The Gustains claimed that Ms. Ardis's statement created a
genuine issue of material fact as to whether The Salvage
Store had constructive notice of the substance. Ms. Ardis was
alleged to have been in the vicinity of Mrs. Gustain at the
time of her fall and to have actually witnessed the
hearing on The Salvage Store's motion for summary
judgment on September 25, 2018, counsel for the Gustains
argued that because a motion to compel the deposition of Ms.
Ardis had been filed and was set to be heard on October 22,
2018, the Gustains should have been given the opportunity to
depose Ms. Ardis prior to the hearing on the motion for
summary judgment. Despite no motion for a continuance having
previously been filed by the Gustains, the trial court
inquired of counsel for The Salvage Store as to whether
defendants were amenable to continuing the hearing on the
motion for summary judgment until after Ms. Ardis's
deposition could be taken. Noting that five Salvage Store
employees had already been deposed, none of whom provided any
positive evidence that The Salvage Store had actual or
constructive notice of the alleged slippery substance in
which Mrs. Gustain allegedly slipped and fell, and further
averring that the Gustains' pending motion to compel had
not been properly served upon Ms. Ardis, defendants were not
agreeable to a continuance. Thus, the hearing continued on
and at its conclusion, based upon the admissible deposition
testimony and documentary evidence presented, the trial court
granted summary judgment in favor of The Salvage Store.
trial court issued a written judgment on October 24, 2018,
granting The Salvage Store's motion for summary judgment,
dismissing the Gustains' claims, with prejudice, finding
that the Gustains "failed to prove that defendant, The
Salvage Store, Inc., had actual or constructive knowledge of
the alleged unreasonably dangerous condition as required by
La. R.S. 9:2800.6." The instant appeal ensued.
OF ERROR/ISSUE PRESENTED FOR REVIEW
sole assignment of error/issue presented for this Court's
review is whether the trial court committed reversible error
by prematurely granting The Salvage Store's motion for
summary judgment and dismissing the Gustains' suit when
the Gustains did not have the opportunity to conduct adequate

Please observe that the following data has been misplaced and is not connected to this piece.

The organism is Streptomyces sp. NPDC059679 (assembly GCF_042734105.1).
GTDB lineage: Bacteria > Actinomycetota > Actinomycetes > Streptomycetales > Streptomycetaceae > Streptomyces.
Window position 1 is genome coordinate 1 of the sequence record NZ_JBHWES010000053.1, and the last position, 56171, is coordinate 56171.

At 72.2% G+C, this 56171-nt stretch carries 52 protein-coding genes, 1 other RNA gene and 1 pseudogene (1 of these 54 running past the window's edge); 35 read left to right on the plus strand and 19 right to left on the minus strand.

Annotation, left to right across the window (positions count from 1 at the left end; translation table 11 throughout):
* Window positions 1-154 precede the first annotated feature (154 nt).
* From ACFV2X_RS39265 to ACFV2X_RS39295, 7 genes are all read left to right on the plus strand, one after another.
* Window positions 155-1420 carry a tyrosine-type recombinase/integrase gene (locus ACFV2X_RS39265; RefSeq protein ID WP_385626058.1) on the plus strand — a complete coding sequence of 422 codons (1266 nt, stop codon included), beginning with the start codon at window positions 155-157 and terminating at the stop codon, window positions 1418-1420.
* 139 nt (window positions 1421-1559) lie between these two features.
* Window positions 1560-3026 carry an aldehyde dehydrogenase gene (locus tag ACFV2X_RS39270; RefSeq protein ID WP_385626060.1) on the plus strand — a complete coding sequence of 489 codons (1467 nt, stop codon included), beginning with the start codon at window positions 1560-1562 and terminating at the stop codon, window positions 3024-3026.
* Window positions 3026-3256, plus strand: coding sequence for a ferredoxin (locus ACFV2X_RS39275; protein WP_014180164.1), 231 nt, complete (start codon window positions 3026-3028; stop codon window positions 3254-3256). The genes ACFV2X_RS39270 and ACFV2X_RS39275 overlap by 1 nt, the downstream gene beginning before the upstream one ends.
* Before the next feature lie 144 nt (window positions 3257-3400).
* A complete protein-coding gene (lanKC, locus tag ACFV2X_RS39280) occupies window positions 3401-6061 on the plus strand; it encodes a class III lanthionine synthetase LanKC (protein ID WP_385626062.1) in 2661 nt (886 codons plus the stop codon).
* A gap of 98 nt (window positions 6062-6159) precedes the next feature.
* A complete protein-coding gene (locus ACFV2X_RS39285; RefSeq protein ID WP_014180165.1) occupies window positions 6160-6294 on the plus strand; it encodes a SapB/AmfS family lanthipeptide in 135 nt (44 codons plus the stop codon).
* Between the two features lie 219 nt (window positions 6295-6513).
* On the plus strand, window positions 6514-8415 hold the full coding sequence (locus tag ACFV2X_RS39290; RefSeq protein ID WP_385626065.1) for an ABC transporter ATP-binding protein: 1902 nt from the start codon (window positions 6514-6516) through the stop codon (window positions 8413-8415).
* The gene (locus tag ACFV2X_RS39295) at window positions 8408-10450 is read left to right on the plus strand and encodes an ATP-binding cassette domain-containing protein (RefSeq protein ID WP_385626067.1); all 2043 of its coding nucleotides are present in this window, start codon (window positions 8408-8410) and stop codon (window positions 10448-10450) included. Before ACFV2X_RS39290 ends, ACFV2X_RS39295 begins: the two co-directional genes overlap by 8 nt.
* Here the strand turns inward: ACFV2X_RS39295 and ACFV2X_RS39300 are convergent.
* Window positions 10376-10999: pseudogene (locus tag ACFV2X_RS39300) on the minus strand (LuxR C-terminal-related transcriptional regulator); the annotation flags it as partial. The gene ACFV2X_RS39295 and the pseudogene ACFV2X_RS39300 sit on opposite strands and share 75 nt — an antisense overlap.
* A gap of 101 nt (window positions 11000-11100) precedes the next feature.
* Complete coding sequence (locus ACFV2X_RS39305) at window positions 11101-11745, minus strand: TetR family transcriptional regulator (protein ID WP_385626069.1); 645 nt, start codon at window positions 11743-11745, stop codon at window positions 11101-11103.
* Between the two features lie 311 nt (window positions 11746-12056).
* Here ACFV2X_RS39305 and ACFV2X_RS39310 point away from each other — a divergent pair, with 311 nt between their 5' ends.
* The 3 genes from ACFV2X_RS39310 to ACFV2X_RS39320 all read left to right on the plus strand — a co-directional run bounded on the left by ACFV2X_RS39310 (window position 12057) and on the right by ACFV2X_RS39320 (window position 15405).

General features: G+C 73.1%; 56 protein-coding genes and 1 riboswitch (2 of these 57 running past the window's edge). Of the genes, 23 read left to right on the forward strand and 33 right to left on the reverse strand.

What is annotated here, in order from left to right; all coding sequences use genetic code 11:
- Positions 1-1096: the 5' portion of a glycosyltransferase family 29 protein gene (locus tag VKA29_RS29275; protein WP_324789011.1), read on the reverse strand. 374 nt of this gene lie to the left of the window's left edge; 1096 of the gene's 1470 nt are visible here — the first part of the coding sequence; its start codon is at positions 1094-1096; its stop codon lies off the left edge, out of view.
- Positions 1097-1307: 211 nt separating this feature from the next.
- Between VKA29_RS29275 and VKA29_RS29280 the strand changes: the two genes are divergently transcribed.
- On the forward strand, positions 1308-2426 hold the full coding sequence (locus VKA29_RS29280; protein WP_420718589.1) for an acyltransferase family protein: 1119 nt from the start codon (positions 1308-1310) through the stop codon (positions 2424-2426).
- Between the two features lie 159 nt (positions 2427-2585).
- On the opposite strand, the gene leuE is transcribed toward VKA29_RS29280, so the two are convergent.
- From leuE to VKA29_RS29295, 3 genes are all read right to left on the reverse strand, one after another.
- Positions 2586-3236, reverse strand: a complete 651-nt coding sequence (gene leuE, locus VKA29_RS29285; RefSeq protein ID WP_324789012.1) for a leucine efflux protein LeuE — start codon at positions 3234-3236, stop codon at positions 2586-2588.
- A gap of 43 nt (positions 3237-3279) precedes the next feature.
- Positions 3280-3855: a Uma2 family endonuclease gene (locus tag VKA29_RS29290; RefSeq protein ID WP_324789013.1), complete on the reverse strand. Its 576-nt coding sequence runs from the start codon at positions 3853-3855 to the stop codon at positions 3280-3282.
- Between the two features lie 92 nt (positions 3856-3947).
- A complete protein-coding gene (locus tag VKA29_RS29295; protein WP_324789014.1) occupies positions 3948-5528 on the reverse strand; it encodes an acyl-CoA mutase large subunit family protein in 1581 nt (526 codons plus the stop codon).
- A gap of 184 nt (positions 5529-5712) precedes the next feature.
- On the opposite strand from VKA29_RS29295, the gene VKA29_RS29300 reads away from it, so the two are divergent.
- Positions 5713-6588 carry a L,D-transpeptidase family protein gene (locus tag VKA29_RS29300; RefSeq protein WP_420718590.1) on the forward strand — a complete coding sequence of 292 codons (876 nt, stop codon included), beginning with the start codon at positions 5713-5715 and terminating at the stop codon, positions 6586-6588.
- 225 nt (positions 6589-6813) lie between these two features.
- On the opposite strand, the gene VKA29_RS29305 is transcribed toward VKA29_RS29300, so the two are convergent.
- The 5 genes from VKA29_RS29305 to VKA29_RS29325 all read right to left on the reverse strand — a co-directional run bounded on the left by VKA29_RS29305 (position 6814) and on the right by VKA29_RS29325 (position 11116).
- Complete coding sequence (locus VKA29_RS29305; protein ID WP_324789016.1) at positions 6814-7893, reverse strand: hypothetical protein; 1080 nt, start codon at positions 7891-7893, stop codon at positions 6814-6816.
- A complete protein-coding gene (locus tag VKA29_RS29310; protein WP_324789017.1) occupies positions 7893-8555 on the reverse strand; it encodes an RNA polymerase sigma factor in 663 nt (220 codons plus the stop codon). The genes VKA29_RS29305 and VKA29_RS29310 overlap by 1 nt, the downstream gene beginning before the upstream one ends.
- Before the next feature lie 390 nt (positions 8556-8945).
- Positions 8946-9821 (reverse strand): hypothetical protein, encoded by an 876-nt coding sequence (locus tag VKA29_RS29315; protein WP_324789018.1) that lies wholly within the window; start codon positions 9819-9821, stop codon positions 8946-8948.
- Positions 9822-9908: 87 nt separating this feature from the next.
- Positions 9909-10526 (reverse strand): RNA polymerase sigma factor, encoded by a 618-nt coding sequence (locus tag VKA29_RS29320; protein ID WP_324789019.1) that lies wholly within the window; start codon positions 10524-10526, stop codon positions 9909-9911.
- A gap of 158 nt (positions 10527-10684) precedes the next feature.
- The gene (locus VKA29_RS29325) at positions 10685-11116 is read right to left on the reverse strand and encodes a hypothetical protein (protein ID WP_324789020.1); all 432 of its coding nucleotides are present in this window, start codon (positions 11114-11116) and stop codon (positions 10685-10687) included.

discovery. Specifically, the Gustains argue that they were
deprived of a fair opportunity to prepare their case because
at the time The Salvage Store's motion for summary
judgment was granted, the trial court had notice that the
Gustains' motion to compel the deposition of Ms. Ardis
an opportunity for adequate discovery, a motion for summary
judgment shall be granted if the motion, memorandum, and
supporting documents show that there is no genuine issue as
to material fact and that the mover is entitled to judgment
as a matter of law." La. C.C.P. art. 966(A)(3).
"The burden of proof rests with the mover. Nevertheless,
if the mover will not bear the burden of proof at trial on
the issue that is before the court on the motion for summary
judgment, the mover's burden on the motion does not
require him to negate all essential elements of the adverse
party's claim, action, or defense, but rather to point
out to the court the absence of factual support for one or
more elements essential to the adverse party's claim,
action, or defense. The burden is on the adverse party to
produce factual support sufficient to establish the existence
of a genuine issue of material fact or that the mover is
entitled to judgment as a matter of law." La. C.C.P.
appeal, our review of summary judgments is de novo
under the same criteria that governs the district court's
consideration of whether summary judgment is appropriate.
Landry v. Leson Chevrolet Company, Inc., 17-665
(La.App. 5 Cir. 6/16/18), 250 So.3d 360, 365. Thus, appellate
courts ask the same questions the trial court does in
determining whether summary judgment is appropriate: whether
there is any genuine issue of material fact, and whether the
mover is entitled to judgment as a matter of law. Breaux
v. Fresh Start Properties, L.L.C., 11-262 (La.App. 5
Cir. 11/29/11), 78 So.3d 849, 852. A decision as to the
propriety of a grant of summary judgment must be made with
reference to the substantive law applicable to the case.
Bach v. Bd. of River Port Pilot Comm'rs, 15-765
(La.App. 5 Cir. 5/12/16), 193 So.3d 355, 362.
Liability Law - La. R.S. 9:2800.6
parties argued below and before this Court that the
substantive law applicable to this case is La. R.S. 9:2800.6.
La. R.S. 9:2800.6(B) sets forth the burden of proof for a
plaintiff in a claim against ...